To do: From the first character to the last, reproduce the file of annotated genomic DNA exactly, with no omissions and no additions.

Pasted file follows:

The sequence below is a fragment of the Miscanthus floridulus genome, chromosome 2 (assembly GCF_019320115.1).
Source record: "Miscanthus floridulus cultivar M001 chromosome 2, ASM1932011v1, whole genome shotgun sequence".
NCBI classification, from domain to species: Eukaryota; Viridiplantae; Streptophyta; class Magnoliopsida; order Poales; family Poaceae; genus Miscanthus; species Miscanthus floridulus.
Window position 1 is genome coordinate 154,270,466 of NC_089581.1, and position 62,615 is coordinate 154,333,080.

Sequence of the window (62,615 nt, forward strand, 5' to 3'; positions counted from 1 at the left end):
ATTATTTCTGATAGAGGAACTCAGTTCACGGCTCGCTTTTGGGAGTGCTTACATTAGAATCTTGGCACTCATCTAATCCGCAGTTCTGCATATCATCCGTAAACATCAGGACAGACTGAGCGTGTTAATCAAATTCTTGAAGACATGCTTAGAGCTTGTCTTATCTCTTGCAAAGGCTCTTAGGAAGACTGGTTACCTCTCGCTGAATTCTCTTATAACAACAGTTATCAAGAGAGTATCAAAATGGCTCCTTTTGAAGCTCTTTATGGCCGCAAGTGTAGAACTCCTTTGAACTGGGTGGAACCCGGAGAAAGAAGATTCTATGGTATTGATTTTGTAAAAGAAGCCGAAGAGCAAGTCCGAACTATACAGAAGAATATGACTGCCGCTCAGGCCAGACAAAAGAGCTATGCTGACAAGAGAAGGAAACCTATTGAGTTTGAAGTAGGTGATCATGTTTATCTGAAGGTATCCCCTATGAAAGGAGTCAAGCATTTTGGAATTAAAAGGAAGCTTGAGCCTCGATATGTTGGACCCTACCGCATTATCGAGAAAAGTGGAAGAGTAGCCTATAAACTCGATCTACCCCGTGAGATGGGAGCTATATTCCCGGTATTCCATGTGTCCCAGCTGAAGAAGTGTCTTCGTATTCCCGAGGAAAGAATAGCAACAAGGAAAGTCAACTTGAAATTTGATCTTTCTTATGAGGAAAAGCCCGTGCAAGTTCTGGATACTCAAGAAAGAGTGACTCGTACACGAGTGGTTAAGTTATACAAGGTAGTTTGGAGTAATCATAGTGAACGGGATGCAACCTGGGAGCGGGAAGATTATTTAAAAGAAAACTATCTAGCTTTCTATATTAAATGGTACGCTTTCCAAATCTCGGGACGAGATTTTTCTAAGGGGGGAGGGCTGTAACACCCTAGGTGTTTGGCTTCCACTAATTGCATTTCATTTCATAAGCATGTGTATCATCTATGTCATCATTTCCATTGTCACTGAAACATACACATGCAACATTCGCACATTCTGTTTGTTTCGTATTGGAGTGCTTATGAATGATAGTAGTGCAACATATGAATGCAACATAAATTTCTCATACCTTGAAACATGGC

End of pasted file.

The sequence below is a fragment of the Miscanthus floridulus genome, chromosome 2 (assembly GCF_019320115.1).
Source record: "Miscanthus floridulus cultivar M001 chromosome 2, ASM1932011v1, whole genome shotgun sequence".
NCBI classification, from domain to species: Eukaryota; Viridiplantae; Streptophyta; class Magnoliopsida; order Poales; family Poaceae; genus Miscanthus; species Miscanthus floridulus.
Window position 1 is genome coordinate 154,270,466 of NC_089581.1, and position 62,615 is coordinate 154,333,080.

Sequence of the window (62,615 nt, forward strand, 5' to 3'; positions counted from 1 at the left end):
ATTATTTCTGATAGAGGAACTCAGTTCACGGCTCGCTTTTGGGAGTGCTTACATTAGAATCTTGGCACTCATCTAATCCGCAGTTCTGCATATCATCCGTAAACATCAGGACAGACTGAGCGTGTTAATCAAATTCTTGAAGACATGCTTAGAGCTTGTCTTATCTCTTGCAAAGGCTCTTAGGAAGACTGGTTACCTCTCGCTGAATTCTCTTATAACAACAGTTATCAAGAGAGTATCAAAATGGCTCCTTTTGAAGCTCTTTATGGCCGCAAGTGTAGAACTCCTTTGAACTGGGTGGAACCCGGAGAAAGAAGATTCTATGGTATTGATTTTGTAAAAGAAGCCGAAGAGCAAGTCCGAACTATACAGAAGAATATGACTGCCGCTCAGGCCAGACAAAAGAGCTATGCTGACAAGAGAAGGAAACCTATTGAGTTTGAAGTAGGTGATCATGTTTATCTGAAGGTATCCCCTATGAAAGGAGTCAAGCATTTTGGAATTAAAAGGAAGCTTGAGCCTCGATATGTTGGACCCTACCGCATTATCGAGAAAAGTGGAAGAGTAGCCTATAAACTCGATCTACCCCGTGAGATGGGAGCTATATTCCCGGTATTCCATGTGTCCCAGCTGAAGAAGTGTCTTCGTATTCCCGAGGAAAGAATAGCAACAAGGAAAGTCAACTTGAAATTTGATCTTTCTTATGAGGAAAAGCCCGTGCAAGTTCTGGATACTCAAGAAAGAGTGACTCGTACACGAGTGGTTAAGTTATACAAGGTAGTTTGGAGTAATCATAGTGAACGGGATGCAACCTGGGAGCGGGAAGATTATTTAAAAGAAAACTATCTAGCTTTCTATATTAAATGGTACGCTTTCCAAATCTCGGGACGAGATTTTTCTAAGGGGGGAGGGCTGTAACACCCTAGGTGTTTGGCTTCCACTAATTGCATTTCATTTCATAAGCATGTGTATCATCTATGTCATCATTTCCATTGTCACTGAAACATACACATGCAACATTCGCACATTCTGTTTGTTTCGTATTGGAGTGCTTATGAATGATAGTAGTGCAACATATGAATGCAACATAAATTTCTCATACCTTGAAACATGGC